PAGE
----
When ChatGPT was first released, I remember my Twitter timeline being inundated with screenshot after screenshot of AI generated responses. Everything from simple questions to complex programming logic, with most marveling at the technological advancement. The tech was incredibly interesting, for sure, but to me, it quickly became quite tiring. I even contemplated muting the keyword for a bit! It wasn’t because I don’t welcome progress, quite the opposite. I just had this sinking feeling that AI generated text was going to start polluting the Internet. I certainly wasn’t wrong about that, but I think there are other much more concerning angles to this.
#Tech Twitter was all abuzz recently after DHH boldly proclaimed and explained why [37signals is] leaving the cloud. A lot of people cheered, some of us jeered, and everyone else just pitched web3 as an alternative solution. DHH’s success has earned him a giant platform and a tremendous amount of influence, and while I often disagree with him, it’s clear that many others do not. I spent quite a bit of time reading through all the retweets, reposts, comments, and hot takes, and I came to a fairly simple conclusion: these people are using the cloud wrong.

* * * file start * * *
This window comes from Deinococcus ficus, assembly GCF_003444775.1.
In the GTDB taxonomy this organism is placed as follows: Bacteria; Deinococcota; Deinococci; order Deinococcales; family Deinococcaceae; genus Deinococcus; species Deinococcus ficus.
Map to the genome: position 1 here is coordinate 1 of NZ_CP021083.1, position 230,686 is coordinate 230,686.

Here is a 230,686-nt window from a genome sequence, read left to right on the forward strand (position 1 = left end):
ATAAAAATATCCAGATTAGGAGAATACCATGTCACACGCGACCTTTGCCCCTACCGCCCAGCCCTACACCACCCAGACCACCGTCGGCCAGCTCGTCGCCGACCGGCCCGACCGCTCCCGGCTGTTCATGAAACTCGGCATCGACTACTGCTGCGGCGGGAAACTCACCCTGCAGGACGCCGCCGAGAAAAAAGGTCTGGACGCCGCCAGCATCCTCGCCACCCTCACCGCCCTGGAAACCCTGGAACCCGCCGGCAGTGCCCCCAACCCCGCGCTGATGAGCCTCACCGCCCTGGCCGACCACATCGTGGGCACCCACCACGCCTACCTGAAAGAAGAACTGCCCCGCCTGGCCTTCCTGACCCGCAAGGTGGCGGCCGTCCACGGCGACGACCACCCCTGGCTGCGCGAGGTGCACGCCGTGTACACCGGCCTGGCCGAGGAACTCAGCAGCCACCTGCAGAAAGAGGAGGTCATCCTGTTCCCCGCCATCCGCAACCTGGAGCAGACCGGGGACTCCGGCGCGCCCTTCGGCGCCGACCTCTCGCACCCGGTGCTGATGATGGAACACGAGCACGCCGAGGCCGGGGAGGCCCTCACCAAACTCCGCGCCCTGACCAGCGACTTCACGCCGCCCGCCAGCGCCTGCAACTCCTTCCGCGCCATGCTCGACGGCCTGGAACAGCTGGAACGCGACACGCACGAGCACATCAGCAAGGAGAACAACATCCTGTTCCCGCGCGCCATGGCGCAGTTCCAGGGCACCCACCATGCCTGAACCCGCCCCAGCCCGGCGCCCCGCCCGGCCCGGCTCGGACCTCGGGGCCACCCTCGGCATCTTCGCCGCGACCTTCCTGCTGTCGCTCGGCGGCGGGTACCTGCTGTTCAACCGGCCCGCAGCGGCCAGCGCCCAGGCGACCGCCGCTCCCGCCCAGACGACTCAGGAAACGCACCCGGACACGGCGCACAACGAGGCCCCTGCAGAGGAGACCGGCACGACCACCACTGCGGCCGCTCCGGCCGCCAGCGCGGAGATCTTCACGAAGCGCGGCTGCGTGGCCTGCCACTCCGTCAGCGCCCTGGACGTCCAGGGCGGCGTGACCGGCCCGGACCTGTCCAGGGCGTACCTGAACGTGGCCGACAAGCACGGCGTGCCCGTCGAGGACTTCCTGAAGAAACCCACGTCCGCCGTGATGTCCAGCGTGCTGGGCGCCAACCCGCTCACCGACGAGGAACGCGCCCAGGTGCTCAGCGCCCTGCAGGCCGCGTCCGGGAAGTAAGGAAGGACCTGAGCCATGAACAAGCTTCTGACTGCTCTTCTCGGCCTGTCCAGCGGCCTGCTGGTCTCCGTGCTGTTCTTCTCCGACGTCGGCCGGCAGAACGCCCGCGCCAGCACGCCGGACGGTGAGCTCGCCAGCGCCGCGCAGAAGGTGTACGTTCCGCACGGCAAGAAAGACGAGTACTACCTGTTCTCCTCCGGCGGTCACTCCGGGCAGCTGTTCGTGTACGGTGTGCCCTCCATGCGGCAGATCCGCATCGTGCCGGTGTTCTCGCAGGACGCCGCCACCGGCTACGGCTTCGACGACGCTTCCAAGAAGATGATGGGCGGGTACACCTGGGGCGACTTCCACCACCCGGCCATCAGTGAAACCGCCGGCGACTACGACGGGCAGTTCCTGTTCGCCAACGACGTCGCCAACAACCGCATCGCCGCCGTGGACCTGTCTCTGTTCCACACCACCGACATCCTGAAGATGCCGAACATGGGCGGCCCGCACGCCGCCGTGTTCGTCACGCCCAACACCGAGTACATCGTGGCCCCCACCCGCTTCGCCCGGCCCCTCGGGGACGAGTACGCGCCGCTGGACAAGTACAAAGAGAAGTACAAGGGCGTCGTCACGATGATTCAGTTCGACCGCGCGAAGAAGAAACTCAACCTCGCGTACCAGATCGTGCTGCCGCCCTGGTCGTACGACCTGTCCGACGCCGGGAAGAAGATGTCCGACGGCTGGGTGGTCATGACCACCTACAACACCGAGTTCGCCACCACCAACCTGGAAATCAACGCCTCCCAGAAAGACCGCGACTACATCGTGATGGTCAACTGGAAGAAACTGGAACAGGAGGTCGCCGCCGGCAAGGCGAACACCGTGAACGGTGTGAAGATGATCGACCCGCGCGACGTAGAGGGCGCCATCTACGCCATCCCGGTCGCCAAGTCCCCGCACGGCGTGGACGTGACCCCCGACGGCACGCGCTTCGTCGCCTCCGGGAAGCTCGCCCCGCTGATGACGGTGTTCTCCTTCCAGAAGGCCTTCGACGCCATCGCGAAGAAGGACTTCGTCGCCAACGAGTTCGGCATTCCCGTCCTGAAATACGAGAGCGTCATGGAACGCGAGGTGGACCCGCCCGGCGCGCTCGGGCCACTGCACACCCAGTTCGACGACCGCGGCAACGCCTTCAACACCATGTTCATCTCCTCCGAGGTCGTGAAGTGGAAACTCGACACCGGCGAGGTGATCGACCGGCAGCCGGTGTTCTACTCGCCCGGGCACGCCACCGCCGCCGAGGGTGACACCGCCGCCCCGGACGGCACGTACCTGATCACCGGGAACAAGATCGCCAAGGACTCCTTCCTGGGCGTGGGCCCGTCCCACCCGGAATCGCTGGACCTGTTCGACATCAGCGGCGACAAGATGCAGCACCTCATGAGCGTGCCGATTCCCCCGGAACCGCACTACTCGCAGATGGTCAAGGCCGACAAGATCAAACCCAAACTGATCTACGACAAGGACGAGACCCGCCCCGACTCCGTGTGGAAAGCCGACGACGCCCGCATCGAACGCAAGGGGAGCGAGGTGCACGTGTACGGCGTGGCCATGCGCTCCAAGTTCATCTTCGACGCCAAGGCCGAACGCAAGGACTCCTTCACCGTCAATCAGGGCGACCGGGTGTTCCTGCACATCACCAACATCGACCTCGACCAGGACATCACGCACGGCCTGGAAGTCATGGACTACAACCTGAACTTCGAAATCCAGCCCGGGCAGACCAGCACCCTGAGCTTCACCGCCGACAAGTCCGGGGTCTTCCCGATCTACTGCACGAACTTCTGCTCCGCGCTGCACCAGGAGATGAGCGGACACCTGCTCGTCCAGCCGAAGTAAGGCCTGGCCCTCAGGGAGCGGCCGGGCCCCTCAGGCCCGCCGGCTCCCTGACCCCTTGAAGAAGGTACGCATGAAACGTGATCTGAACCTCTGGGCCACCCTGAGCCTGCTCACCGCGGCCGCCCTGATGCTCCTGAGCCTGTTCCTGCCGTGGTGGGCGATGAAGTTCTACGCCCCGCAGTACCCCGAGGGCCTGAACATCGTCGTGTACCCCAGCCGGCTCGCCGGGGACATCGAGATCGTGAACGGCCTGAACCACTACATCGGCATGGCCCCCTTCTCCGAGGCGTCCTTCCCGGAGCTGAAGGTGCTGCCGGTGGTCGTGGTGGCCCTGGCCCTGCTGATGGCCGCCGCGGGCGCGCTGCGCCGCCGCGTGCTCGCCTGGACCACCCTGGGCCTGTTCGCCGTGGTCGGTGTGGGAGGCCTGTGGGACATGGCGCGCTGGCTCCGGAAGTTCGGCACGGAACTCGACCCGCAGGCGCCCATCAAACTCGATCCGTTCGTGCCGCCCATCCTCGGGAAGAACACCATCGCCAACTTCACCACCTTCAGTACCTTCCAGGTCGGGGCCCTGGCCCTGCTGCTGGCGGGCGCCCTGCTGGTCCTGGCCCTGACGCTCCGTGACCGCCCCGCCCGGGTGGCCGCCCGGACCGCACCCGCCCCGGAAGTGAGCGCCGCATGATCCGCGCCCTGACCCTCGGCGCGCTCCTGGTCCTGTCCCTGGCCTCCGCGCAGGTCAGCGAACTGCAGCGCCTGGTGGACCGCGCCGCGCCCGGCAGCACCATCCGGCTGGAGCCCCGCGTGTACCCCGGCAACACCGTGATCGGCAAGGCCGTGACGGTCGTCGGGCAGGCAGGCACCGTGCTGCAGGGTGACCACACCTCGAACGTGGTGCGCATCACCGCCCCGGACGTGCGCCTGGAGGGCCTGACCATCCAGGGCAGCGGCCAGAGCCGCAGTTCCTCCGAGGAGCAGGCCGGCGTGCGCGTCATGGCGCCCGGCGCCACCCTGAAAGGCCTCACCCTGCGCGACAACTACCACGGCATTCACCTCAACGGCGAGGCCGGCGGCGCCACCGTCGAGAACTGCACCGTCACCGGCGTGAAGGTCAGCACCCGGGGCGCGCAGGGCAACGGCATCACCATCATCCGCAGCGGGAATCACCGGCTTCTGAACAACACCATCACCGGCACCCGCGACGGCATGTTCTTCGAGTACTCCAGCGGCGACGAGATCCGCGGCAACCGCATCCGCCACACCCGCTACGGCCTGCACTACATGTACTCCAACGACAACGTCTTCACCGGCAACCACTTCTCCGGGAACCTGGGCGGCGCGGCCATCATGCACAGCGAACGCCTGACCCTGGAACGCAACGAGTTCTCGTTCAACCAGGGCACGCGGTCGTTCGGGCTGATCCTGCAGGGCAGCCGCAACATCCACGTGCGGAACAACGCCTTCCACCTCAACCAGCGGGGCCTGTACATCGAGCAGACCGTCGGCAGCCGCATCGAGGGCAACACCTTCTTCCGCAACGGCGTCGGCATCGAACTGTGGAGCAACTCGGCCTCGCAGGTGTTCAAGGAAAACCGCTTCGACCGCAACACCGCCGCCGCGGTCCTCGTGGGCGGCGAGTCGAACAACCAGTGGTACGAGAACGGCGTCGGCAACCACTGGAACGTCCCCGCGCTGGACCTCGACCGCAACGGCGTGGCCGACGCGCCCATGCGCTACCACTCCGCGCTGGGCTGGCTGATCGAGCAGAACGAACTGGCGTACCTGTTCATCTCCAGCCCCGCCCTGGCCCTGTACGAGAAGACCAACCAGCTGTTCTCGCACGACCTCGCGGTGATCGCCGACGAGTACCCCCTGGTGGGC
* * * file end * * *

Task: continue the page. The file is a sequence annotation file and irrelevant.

I’ve been spending a lot of time lately thinking about the next evolution of the cloud, and more importantly, what the developer experience looks like. A few years ago, I think that most of us in the serverless ecosystem thought that the path forward seemed quite clear. Serverless-first was obviously “the way.” Small, discrete, single-purpose functions interconnected through a series of planet-scale, self-upgrading, managed services with built-in redundancy was the holy grail of cloud development.
Of course there were some gotchas in there, and not every use case was a perfect fit, but over time we figured these would be addressed as the technology evolved. For the most part, that has come to pass. Even if AWS hasn’t quite yet solved some of these issues, other cloud providers and startups have certainly tried. But while serverless was slowly preparing to cross the chasm, another already widely accepted technology was gaining traction in the cloud: containers.